This week, I discovered a stunning golf oasis in the city of Augusta. No, not the one in Georgia. This is Augusta, Michigan. And it’s a find – in both senses of the word. You’ll typically see roadside signs for most popular golf courses, as you get closer. But in the case of Stoatin Brae, awarded the 2021 National Golf Course of the Year by the National Golf Course Owners Association, you’d better use GPS. Located about 10 miles from I-94, the closest interstate in Southwestern Michigan, this gem has no signs leading you to it. But boy, is it worth the effort.
Part of the six-course, family-owned Gull Lake View Resort, the nearly six-year-old layout challenges golfers at 6,742 yards from the tips. It’s wide open, exposed to all weather elements, and extremely lush. I got to play it just two weeks after wintry weather, and it was deep green, rolling smooth, and looking like it was in mid-summer condition. The best way to describe it: It melds the best of Scottish links courses and upscale American country clubs. There are no water hazards. And many greens are crowned or at least have amazing undulation, and run true. If you read a putt and think it will break five feet, it does. Can’t decide which way it deviates? Just roll your ball at the cup. You won’t be too far off. The day I played, the rough – which includes a lot of green-side heather – was cut short. But locals tell me that heather can grow long in the summer. Perhaps the best thing of all: The course is fair and playable for all skill levels.
“Just look around at the runoffs around the greens, and you can play virtually any kind of shot into every green – high or low,” says Dean Kolstad, the resort’s PGA director of golf and former National Hockey League player. “We hosted a PGA tournament last year, and many of the players said it’s fair for everyone because there’s so much room to play from if you don’t hit the green. And there are no forced carries. Everything is right in front of you. You can run the ball up if you don’t want to hit it high or can’t hit it far. And you’ll still have a lot of fun.”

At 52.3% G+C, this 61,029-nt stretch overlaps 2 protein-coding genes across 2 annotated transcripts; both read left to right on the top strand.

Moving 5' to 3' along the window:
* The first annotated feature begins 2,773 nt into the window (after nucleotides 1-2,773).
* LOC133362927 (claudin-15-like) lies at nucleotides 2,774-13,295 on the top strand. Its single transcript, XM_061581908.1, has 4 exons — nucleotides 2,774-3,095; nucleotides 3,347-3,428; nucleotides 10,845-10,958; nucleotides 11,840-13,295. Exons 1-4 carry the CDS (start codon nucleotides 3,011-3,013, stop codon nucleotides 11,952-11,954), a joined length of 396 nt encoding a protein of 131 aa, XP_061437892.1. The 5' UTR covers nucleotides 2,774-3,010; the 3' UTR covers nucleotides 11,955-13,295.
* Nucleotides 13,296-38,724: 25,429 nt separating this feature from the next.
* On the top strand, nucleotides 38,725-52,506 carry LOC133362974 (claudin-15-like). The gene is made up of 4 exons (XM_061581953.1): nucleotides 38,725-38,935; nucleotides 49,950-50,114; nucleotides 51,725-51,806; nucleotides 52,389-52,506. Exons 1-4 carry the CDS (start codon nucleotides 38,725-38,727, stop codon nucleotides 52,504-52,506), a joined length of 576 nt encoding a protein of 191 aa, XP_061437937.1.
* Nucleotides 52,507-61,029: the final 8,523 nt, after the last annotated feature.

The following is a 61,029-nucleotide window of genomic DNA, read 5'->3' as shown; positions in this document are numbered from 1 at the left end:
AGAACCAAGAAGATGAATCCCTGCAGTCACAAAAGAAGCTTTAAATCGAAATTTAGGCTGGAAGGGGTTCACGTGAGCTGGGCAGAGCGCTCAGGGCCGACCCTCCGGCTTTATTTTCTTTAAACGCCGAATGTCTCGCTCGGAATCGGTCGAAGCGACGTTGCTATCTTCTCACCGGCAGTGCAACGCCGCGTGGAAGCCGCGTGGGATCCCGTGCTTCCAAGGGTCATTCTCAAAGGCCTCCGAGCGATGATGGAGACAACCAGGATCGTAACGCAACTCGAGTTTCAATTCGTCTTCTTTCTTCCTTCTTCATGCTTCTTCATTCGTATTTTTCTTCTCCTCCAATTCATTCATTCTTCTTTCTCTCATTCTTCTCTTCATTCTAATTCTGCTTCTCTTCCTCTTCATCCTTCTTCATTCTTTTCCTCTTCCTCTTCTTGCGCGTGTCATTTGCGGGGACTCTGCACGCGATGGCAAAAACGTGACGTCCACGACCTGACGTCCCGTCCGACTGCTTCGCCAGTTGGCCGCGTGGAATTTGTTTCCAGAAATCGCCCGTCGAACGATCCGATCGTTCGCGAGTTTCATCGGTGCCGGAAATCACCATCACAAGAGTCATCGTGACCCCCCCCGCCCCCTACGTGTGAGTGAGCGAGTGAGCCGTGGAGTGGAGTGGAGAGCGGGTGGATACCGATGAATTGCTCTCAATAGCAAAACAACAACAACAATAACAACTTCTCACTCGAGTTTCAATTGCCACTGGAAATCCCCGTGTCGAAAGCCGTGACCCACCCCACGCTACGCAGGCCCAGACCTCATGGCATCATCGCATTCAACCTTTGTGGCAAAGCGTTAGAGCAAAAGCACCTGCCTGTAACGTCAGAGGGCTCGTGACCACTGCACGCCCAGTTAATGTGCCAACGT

The course also sits at the highest point in Kalamazoo County, so you will see some incredible panoramic views. No wonder the course name is Gaelic for “Grand Hill”. Lying between Kalamazoo and Battle Creek, it’s also about 2.5 hours from both Chicago and Detroit. Golfers drive in from both locations, as well as from Columbus, Indianapolis, Cincinnati and Toronto. It visually resembles a somewhat flatter version of Northern Michigan – surrounded by plenty of farmland and Midwest hospitality. Tom Doak’s Renaissance Golf Design team members loved sculpting this gem on the property, gushing over its location, gently rolling land, and native grasses. The par-3 holes are framed by distinctively rugged bunkers; the par-4s offer fun, challenging putting surfaces; and the par-5s toy with you by offering strategic risk/reward situations, using the ground and angles to create fun approaches.
Put it this way: It takes a lot for a course to impress me the first time I play it. And Stoatin Brae easily crossed that line. I instantly wanted to play it again, imagining alternative ways I would play many of the holes. Playing with a bad back and limited mobility, I still scored decently, hitting shots shorter distances than usual. It truly is welcoming for every skill level.
Afterwards, I stayed on property back at the main resort in a brand-new yet modest cottage. It had four queen-sized beds, two bedrooms, kitchen, living room, fireplaces and three big-screen TV’s. I imagine it would be a perfect place to bring my buddies back for a golf trip. But I’d want to stay a few nights and play all six courses on the property. I glimpsed four of the other five layouts, and they all looked equally inviting and in immaculate condition. Gull Lake View is billed as a blue collar golf resort for average golfers, mainly because of its moderate pricing — green fees are always less than $100. America needs more of this incredible golf value and quality at a very reasonable price.
On my way out early the next morning, I was reminded of the rural Midwest location: Had to wait for a family of three turkeys to cross the street in front of me. I’ll take that over a traffic jam anyday. As long as I have the directions back to the freeway.